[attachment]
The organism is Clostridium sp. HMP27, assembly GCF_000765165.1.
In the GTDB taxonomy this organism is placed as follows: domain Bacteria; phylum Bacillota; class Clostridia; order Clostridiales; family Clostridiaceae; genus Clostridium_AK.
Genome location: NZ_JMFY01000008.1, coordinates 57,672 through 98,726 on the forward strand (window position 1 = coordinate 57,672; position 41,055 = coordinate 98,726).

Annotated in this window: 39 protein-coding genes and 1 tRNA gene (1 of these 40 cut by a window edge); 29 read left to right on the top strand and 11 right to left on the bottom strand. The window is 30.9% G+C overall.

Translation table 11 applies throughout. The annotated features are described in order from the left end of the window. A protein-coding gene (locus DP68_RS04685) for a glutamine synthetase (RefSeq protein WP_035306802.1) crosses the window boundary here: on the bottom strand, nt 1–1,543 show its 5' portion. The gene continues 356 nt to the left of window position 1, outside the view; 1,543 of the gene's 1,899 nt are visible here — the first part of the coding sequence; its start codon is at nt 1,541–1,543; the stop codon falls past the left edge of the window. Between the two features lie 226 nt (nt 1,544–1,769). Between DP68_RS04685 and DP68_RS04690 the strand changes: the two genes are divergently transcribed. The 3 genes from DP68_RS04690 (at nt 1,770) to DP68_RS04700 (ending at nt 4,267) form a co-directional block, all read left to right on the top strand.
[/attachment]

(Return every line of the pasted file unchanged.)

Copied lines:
The organism is Clostridium sp. HMP27, assembly GCF_000765165.1.
In the GTDB taxonomy this organism is placed as follows: domain Bacteria; phylum Bacillota; class Clostridia; order Clostridiales; family Clostridiaceae; genus Clostridium_AK.
Genome location: NZ_JMFY01000008.1, coordinates 57,672 through 98,726 on the forward strand (window position 1 = coordinate 57,672; position 41,055 = coordinate 98,726).

Annotated in this window: 39 protein-coding genes and 1 tRNA gene (1 of these 40 cut by a window edge); 29 read left to right on the top strand and 11 right to left on the bottom strand. The window is 30.9% G+C overall.

Translation table 11 applies throughout. The annotated features are described in order from the left end of the window. A protein-coding gene (locus DP68_RS04685) for a glutamine synthetase (RefSeq protein WP_035306802.1) crosses the window boundary here: on the bottom strand, nt 1–1,543 show its 5' portion. The gene continues 356 nt to the left of window position 1, outside the view; 1,543 of the gene's 1,899 nt are visible here — the first part of the coding sequence; its start codon is at nt 1,541–1,543; the stop codon falls past the left edge of the window. Between the two features lie 226 nt (nt 1,544–1,769). Between DP68_RS04685 and DP68_RS04690 the strand changes: the two genes are divergently transcribed. The 3 genes from DP68_RS04690 (at nt 1,770) to DP68_RS04700 (ending at nt 4,267) form a co-directional block, all read left to right on the top strand.